Skip to main content

Revelation RBN 5 review

Behold the budget five-string bass with figured-maple pizzazz

Revelation RBN5
(Image: © Future)

Our Verdict

Impressive value for money, and a fine bass to boot, this would make a stylish choice for those looking for their first five-string.

For

  • Eminently playable.
  • Decent passive tones.
  • Amazing price.

Against

  • Did we mention that it’s heavy?

The Revelation brand is known for delivering pocket-friendly instruments, and they tick many of the boxes that any player might require, but this particular model stopped us in our tracks. 

Once we’d picked ourselves up off the floor, it was time to look a little deeper and try to determine if there’s a downside to the RBN 5’s affordability...

Build Quality

There’s no denying the looks on offer – the quilted maple top over an okoume body core with a dark sunburst and gloss finish is highly impressive, as is the matching headstock. 

Flip the bass over and the rich brown okoume is totally in keeping with the warm aesthetic. With contouring front and back to aid playing comfort, and a deep lower cutaway for upper fingerboard access, the curves complete a well-crafted body.

Then comes the ‘But...’ This is one heavy instrument – and weighing in at 4.5 kilos (10 lbs), it’s not surprising that the bass suffers from significant headstock bias, with the body equally hefty in the weight and balance stakes. A strap offers some help in making the bass sit across the player’s body at a playable angle but some support from the player’s fretting hand is also required.

The clear scratchplate allows more of the sumptuous quilted top to remain on display

The broad maple fingerboard is a deviation from the standard slimness of a Jazz clone, especially given the 45mm nut width. That’s not to say that this bass is a handful – its shallow C-shaped neck profile is accommodating and the overall setup is impressive, aside from a couple of sharp fret ends. 

Abalone fret markers adorn the front-facing of the fingerboard while black dots have been used along the side.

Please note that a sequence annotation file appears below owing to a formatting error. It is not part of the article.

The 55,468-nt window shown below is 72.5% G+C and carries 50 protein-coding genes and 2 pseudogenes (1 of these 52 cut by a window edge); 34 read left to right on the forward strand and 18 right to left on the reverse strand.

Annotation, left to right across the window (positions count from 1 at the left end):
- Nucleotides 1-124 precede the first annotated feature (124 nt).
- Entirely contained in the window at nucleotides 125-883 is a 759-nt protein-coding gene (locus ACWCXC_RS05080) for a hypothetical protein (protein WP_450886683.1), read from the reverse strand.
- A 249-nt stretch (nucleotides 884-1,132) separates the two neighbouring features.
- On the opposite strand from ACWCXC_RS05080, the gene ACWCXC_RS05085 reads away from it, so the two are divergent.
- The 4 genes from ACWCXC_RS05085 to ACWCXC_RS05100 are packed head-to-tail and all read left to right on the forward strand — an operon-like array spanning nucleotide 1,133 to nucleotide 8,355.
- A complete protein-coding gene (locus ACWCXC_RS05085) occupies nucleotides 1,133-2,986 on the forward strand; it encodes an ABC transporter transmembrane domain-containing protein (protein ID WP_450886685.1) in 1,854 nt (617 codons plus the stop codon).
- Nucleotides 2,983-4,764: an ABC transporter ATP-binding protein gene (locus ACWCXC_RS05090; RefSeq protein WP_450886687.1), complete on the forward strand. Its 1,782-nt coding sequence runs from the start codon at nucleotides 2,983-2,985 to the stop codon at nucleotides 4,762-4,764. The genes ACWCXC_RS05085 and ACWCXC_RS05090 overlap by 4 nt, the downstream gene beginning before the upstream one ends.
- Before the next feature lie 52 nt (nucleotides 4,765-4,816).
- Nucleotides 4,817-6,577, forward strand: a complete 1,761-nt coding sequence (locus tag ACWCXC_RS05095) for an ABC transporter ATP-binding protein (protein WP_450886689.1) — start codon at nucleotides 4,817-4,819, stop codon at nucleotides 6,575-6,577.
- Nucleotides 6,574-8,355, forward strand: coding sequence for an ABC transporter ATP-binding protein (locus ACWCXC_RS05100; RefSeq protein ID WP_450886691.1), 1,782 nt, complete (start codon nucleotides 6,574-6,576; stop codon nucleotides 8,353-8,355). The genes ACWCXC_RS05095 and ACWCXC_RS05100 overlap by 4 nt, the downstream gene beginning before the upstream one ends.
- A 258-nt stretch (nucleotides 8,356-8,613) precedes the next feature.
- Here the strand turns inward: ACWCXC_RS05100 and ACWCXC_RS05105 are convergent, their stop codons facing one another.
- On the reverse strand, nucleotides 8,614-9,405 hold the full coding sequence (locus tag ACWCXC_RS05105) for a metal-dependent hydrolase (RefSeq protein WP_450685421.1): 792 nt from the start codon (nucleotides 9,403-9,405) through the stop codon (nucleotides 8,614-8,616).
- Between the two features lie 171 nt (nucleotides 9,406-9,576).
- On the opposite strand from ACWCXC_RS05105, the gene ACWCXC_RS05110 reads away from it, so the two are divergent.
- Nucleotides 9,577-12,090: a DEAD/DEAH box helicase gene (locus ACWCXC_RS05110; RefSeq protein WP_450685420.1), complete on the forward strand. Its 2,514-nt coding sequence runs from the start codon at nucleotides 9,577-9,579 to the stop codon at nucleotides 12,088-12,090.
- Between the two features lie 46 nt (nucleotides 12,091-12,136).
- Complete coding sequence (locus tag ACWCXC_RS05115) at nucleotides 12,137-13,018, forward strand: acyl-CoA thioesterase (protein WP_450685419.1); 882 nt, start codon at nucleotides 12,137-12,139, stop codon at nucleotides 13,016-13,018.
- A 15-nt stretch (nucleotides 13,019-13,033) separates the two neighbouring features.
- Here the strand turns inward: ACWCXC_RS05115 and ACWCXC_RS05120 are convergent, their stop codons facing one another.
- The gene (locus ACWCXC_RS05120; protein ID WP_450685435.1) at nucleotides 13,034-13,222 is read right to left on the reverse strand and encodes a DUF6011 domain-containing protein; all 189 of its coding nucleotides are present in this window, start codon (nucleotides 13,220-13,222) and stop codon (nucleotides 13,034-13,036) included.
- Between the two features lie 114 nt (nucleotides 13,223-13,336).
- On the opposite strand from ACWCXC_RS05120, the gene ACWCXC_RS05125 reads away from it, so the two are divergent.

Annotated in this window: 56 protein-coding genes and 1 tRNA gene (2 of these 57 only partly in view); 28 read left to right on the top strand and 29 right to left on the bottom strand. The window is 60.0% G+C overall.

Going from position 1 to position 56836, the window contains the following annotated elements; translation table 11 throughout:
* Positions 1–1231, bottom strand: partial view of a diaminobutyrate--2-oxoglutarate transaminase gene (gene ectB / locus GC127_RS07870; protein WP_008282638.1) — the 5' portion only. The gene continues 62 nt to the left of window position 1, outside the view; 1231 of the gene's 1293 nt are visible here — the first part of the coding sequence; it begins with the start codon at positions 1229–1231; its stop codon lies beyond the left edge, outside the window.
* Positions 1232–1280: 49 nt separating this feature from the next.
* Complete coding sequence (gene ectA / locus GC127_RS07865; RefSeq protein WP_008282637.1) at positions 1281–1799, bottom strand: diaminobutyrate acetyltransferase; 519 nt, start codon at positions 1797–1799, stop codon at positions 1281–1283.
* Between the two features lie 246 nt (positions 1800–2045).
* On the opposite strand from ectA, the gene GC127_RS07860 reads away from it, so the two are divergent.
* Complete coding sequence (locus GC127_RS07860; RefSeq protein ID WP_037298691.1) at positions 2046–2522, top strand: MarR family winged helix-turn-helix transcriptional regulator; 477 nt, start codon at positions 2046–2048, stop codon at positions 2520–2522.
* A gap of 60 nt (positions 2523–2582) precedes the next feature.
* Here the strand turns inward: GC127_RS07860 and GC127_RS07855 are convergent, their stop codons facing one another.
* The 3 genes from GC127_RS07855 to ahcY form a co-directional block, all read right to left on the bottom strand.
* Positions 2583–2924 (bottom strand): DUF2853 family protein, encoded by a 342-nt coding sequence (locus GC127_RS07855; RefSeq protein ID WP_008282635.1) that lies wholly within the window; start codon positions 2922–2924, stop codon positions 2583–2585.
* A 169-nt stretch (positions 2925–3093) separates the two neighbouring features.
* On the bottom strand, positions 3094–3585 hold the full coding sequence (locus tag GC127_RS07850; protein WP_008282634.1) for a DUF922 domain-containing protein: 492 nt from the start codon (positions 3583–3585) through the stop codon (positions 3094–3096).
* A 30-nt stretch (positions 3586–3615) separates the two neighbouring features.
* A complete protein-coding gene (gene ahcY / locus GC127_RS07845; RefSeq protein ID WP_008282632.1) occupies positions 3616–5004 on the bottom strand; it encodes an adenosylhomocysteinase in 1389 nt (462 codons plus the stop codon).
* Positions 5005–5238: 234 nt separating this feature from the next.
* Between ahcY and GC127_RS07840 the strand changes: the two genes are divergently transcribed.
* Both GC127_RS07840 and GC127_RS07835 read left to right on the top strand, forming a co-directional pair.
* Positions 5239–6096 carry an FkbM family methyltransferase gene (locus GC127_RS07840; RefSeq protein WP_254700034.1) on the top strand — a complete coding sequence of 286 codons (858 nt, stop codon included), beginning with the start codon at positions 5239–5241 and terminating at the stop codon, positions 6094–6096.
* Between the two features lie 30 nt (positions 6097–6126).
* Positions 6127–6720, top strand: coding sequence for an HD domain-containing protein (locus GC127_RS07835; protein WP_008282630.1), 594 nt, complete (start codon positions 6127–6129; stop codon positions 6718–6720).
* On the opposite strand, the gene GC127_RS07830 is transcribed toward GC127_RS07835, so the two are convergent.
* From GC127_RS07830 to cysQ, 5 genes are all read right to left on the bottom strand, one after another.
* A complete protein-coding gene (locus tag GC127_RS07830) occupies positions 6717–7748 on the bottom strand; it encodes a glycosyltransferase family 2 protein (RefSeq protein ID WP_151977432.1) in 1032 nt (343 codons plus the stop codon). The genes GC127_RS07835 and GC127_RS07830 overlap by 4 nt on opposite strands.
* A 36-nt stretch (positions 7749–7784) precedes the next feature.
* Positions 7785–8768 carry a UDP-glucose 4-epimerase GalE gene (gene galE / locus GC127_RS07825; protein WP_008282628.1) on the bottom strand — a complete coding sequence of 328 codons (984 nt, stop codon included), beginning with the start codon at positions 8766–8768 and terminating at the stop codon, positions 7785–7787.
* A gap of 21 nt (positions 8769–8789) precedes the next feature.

The clear scratchplate allows more of the sumptuous quilted top to remain on display, and the chrome hardware functions as it should. There’s a vintage-looking control plate and control set, made up of dual volume and tone controls for each of the Neobass-5 humbuckers.

Image 1 of 3

(Image credit: Future)
Image 2 of 3

(Image credit: Future)
Image 3 of 3

(Image credit: Future)

Sounds And Playability

Unsurprisingly for such a weighty instrument, the acoustic tones are big and bold, with bags of sustain and a fair chunk of resonance – so if you like Jazz basses with a darker tone than usual, this model could well be for you. The string volume is clear and fairly even across all five strings, as well as across the whole neck. 

The low B string particularly deserves a mention with its powerful and taut delivery – surprising on a bass at this price. Plugged in, and with both humbuckers at full blast and wide open tonally, the signal is very responsive and clear. 

Pulling the tone controls back a little provides a smoother, rounded tone, but if you want grit and power with a significant bite to it, dig your pick out and go for it. 

If you want grit and power with a significant bite to it, dig your pick out and go for it

The neck pickup is fat and powerful, while the bridge pickup brings a mid-range punch that helps to accentuate the natural bounce from the bolt-on construction. The instrument’s response to different playing techniques is apparent, and its passive simplicity works very much in its favor. Thankfully, all four controls operate across the whole turn, which is pleasing to see.

With 18mm string spacing and a highly-playable string action, this is a fine bass to play and get to grips with – as long as you can handle the weight aspect. 

Some players prefer a heavier instrument, and if this is you, then there is much to admire here. The bass is comfortable to play and hold, especially if you’re sitting down: It’s just the hanging weight when standing up that detracts from its performance.

Conclusion

At $540, there is much here to impress any bassist, and sonically, the RBN 5 is a solid performer in every department. You’re getting a lot of bass for your money, so prepare your biceps, give one a spin and see for yourself...

Specs

  • Price: $540
  • Made In: Indonesia
  • Colour: Dark sunburst, gloss finish
  • Body: Okoume with quilted maple top
  • Neck: Maple, 34” scale, gloss finish
  • Neck Joint: Bolt-on, four-bolt attachment
  • Nut Width: 45mm
  • Fingerboard: Maple
  • Frets: 21
  • Pickups: 2 x Alan Entwistle Neobass-5 Neodymium humbuckers
  • Electronics: Passive
  • Controls: Volume, volume, tone, tone
  • Hardware: Chrome hardware, standard bridge, open-gear elephant ear machine heads
  • Weight: 4.5 kg / 9.92 lbs
  • Case/gig bag included: No
  • Left-hand option available: No
  • Contact: Revelation Guitars